When you hear Wyler talk about the OneWeb and the O3b experience, you understand that building that this type of business is such an unbelievable challenge, the odds are long, and that it is not hard to wonder why so many of them fail. It seems the odds are stacked against them right from the start. He admits that O3b was constantly on the edge of Chapter 11.
“It is not clear that the value that is created is worth the infinite dollars that are being put in [to these systems]. From a business sense, where you have to raise money with the expectation of returns you normally have to take investment at price that allows for a strong return. In terms of pure capital, these things are really, really difficult, not because they can’t make money, but because the capital required is so high it rapidly reduces the pool of potential investors that can get involved,” he says.
“When you are working with investors, and $25 million is the minimum investor size, and then it goes to $100-150 million of single bet risk allocated capital, that is a small pool of potential investors. With O3b, there were so many times when we said, how do we make payroll? how do we make payroll and still build things? You are spending $50 million to $100 million a month. These are massive numbers. If there is any slip-up in the investment stream, it is very easy for whole company to stumble. That is frankly what happened here, there was a slip-up in the investment. It may emerge much stronger than when it went in. That can happen in Chapter 11. The future is yet to be written.”
An overview of how OneWeb’s low earth orbit network was envisioned as working in its end state. Photo: OneWeb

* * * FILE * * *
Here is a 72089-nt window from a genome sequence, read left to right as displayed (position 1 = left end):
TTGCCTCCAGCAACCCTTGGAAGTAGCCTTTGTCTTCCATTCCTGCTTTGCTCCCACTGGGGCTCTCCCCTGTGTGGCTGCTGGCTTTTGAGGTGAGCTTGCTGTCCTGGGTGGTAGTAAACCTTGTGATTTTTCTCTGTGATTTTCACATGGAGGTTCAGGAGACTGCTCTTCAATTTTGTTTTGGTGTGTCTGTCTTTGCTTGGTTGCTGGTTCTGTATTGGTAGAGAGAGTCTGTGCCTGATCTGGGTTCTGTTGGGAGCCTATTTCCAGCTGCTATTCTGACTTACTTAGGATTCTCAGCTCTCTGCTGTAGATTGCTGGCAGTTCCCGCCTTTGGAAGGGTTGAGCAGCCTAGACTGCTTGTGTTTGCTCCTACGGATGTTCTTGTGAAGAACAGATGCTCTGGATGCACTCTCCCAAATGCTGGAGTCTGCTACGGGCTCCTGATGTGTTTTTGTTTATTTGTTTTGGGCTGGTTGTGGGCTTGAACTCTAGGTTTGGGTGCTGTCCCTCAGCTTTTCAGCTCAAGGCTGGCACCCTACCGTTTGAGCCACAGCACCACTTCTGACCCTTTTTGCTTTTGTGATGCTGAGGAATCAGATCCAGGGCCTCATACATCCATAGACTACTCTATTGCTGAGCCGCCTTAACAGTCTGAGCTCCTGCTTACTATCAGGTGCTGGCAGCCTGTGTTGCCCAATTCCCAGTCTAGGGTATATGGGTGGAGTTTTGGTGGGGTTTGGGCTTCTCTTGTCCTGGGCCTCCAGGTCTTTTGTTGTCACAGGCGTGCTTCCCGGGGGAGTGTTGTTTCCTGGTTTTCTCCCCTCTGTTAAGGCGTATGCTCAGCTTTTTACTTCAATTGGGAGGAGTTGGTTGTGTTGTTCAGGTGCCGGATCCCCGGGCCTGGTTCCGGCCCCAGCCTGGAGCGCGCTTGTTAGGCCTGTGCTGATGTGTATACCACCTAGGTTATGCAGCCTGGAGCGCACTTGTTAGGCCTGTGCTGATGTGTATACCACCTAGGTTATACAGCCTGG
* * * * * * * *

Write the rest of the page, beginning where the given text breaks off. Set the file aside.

I continue to probe this question. I ask bluntly knowing what he knows now, would Wyler have even put together OneWeb, and he goes as far to call large-scale consumer broadband “dead on arrival” for satellite.
“I would have done things differently,” Wyler said. “Technology has changed dramatically. Everyone is still on the 2012 OneWeb plan. It has taken nine years to turn that into a physical embodiment. The world has changed a lot. I still think OneWeb had and has tremendous value. A number of business plans were developed [for OneWeb] and a number of them have great value. But, the large-scale consumer broadband market is dead on arrival for satellite. It is niche at best.”
It seems business plans built on technology that takes years to build are fraught with risk. “The world changes around you. This is what happened to Iridium and Globalstar. They had great business plans except the world changed around them. So, what is happening right now for LEO constellations? For anyone focused on consumer broadband, the world is changing beneath their feet. Terrestrial is making massive leaps in terms of technology and speed of adoption. So, if you are going to spend $5 billion to do consumer broadband, you can build a whole lot more terrestrial at higher capacities.”
One of the interesting dynamics of this whole story as the relationship between Wyler and Softbank. Understandably, Wyler does not want to talk in depth about this, although one can obviously sense his disappointment that they pulled the plug when they did. At one point, Softbank was all in on OneWeb, and then ultimately it lost faith. Wyler points out that it wasn’t just OneWeb, but other investments Softbank pulled back from, but diplomatically does not say more than that. But I sensed an overall disappointment in how this played out.
OneWeb’s fall into Chapter 11 made headlines even beyond the space industry, and was covered across the media landscape. Similar to SpaceX, the interest in OneWeb and Wyler’s “mission” transcended beyond the space industry. Some within the industry have been outspoken about OneWeb, and the belief that its business plan was fundamentally flawed.